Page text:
Not, alas, being a regular frequenter of the beau monde, I only once met the Dowager Duchess of Devonshire, who died last week. It was at a lunch given by The Oldie magazine, where some editorial whim had converted the table at which I sat into a kind of aristocratic galère. An earl was expected, but failed to show; his countess lurked in the wings. And there, a place or two away, sat Debo, with whom I eventually managed a sort of conversation about the Chatsworth postal arrangements. She was, I later decided, with the possible exception of the Somerville don who walked me through the Norman Conquest and the headmaster's secretary at school, the scariest woman I have ever met.
One takes as one finds, of course, but a glance through the torrent of obituaries and tributes to "the last of the Mitfords", suggest that, I got hold of the wrong end of the stick. For the late Mrs Cavendish, most of the evidence insists, was a friendly sort, who rarely put on side; one of those toffs who are so grand that the fact of their grandeur never occurs to them, and are able, consequently, to go through life without assuming airs and graces simply because the fact of their social position is taken for granted. The real test of self-confidence, after all, lies in not having to check whether you have it.
This may or may not be a definition of the true aristocrat, but it is at least a preliminary gambit in answering a question that could hardly be ignored in last week's tide of Debo-mania. How is it that, in a supposedly democratic age, with their hereditary privileges ever more restricted, their role in government well-nigh defunct, the British aristocracy have survived so well, that the average nobleman – if there is such a thing – is seen neither as a joke nor a gilded anachronism extracting his rents from land only an accident of birth enabled him to possess, but a piece of living history with a heritage we should do well to study and a personal demeanour – at any rate in Debo's case – we could do well to emulate?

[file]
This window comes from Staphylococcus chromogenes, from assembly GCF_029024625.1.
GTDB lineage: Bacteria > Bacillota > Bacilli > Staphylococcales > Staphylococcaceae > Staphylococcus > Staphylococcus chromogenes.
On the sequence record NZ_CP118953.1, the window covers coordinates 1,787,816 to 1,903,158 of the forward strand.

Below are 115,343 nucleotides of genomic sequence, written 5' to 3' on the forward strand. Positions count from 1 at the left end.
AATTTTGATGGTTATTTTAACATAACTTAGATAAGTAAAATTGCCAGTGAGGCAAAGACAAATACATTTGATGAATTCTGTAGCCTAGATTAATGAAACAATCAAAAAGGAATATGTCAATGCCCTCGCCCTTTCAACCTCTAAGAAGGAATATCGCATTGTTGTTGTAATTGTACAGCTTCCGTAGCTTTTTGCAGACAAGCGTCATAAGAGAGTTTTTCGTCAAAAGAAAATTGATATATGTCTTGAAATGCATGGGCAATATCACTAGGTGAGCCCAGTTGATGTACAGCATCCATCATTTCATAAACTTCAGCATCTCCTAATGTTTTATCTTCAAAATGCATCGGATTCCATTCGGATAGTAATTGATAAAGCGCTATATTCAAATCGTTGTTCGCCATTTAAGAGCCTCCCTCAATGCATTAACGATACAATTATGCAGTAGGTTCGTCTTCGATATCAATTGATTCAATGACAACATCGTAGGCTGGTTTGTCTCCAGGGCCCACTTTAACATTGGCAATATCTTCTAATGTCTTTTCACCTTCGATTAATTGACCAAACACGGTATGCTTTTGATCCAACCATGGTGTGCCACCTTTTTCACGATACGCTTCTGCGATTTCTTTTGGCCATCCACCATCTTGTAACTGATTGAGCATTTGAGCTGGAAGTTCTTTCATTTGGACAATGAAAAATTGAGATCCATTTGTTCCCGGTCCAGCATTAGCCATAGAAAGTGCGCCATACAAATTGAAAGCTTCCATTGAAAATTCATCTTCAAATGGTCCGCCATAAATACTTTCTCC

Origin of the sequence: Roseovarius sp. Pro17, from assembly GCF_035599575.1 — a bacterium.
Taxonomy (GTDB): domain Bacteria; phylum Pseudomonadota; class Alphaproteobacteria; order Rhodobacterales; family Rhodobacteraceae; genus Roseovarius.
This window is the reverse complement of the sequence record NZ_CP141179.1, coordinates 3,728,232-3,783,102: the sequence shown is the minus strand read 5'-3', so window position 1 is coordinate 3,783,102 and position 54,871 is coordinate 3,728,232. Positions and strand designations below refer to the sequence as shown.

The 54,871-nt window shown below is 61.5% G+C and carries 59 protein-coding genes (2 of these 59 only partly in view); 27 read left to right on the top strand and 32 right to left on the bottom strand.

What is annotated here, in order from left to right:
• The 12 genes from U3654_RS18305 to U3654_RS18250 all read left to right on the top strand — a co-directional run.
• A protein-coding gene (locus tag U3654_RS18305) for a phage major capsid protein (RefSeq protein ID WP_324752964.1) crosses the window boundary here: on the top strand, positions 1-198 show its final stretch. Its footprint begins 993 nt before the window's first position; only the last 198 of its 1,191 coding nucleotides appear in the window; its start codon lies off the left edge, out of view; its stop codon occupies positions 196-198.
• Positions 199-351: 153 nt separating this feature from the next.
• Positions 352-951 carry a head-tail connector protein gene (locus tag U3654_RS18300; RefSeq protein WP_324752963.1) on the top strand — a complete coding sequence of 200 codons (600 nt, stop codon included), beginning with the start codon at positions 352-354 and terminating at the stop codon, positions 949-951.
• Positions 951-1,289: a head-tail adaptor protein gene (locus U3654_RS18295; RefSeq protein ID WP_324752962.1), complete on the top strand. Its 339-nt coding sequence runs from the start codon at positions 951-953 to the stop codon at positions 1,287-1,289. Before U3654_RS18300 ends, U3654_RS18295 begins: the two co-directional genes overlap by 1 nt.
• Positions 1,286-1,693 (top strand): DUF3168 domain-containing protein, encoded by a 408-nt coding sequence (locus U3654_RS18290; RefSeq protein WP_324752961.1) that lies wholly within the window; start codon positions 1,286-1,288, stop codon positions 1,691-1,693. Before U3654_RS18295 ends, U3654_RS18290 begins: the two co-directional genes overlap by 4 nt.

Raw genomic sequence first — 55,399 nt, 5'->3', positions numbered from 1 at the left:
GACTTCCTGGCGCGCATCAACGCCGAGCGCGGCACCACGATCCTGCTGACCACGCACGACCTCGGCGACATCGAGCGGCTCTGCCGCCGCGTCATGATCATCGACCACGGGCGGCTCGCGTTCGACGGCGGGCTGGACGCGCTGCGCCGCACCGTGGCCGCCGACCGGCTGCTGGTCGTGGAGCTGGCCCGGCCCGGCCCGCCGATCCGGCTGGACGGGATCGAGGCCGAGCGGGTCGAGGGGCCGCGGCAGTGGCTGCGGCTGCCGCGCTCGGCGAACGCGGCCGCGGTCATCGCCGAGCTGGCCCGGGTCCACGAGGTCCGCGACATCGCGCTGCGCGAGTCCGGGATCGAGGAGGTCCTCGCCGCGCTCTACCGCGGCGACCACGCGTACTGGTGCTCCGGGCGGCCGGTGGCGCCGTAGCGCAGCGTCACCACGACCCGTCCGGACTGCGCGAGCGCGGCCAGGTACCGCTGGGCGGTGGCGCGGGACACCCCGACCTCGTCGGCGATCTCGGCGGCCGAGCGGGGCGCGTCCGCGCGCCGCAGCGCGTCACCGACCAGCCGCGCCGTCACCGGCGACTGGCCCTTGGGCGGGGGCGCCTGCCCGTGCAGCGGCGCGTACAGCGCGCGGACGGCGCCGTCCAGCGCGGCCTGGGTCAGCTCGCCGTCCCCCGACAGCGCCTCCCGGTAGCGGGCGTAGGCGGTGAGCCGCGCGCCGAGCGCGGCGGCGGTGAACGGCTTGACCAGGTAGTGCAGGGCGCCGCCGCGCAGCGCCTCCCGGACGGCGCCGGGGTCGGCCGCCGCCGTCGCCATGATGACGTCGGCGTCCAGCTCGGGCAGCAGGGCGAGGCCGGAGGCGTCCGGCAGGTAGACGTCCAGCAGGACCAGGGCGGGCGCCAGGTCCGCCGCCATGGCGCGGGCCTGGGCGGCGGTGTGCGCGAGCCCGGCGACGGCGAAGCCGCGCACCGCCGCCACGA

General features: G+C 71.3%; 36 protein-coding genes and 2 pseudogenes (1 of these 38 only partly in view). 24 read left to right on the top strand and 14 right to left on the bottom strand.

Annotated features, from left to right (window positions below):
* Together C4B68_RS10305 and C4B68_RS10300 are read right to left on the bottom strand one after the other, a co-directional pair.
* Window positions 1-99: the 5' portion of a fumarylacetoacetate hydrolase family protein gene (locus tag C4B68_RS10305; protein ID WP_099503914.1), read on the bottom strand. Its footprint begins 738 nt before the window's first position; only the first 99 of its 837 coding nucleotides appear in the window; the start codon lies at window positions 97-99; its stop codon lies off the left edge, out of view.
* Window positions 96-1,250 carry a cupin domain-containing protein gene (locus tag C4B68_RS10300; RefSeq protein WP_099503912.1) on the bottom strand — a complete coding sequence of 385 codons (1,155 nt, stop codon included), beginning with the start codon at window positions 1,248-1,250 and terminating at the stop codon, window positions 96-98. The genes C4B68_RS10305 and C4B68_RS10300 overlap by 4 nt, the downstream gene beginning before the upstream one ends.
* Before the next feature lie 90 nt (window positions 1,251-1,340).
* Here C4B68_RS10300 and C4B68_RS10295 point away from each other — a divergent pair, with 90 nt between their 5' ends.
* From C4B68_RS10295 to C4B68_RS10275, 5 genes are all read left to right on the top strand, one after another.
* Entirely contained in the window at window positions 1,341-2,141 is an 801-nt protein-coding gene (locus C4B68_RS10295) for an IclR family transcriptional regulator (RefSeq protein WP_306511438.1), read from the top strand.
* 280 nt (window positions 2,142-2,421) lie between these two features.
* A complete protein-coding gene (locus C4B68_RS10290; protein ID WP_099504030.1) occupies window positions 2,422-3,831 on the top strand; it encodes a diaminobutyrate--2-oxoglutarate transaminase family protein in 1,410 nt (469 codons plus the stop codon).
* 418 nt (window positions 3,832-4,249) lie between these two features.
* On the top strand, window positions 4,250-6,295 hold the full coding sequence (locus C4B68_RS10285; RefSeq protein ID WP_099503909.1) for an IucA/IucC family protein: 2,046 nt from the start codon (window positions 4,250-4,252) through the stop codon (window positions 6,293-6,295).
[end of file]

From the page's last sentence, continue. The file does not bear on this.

In strict historical terms, the survival of the British peerage in a condition that at least some of their ancestors would recognise is one of the great Houdini acts of the past 70 years. As early as 1941, in The Lion and the Unicorn, George Orwell was predicting that the post-war landscape would see the end of the "old lady in the Rolls-Royce car", while the country houses would be "turned into children's camps". Evelyn Waugh, albeit from the other side of the political map, thought the same and Brideshead Revisited (1945), which begins with the great house of the title being turned into an army camp, was explicitly framed as a threnody to a dying world.
And yet, against considerable odds, most of the dukes and marquises who quaked in their patent-leather boots as they heard the results of the 1945 general election, persisted into the age of the common man in a way that seemed remarkable to thoe pundits who waved them on their way. Waugh's introduction to the revised edition of Brideshead in 1961 makes this point with some force, noting that what he had written 16 years before was essentially a panegyric preached over an empty coffin: It was, he admits, "impossible to foresee the present cult of the English country house… And the English aristocracy has maintained its identity to a degree that then seemed impossible."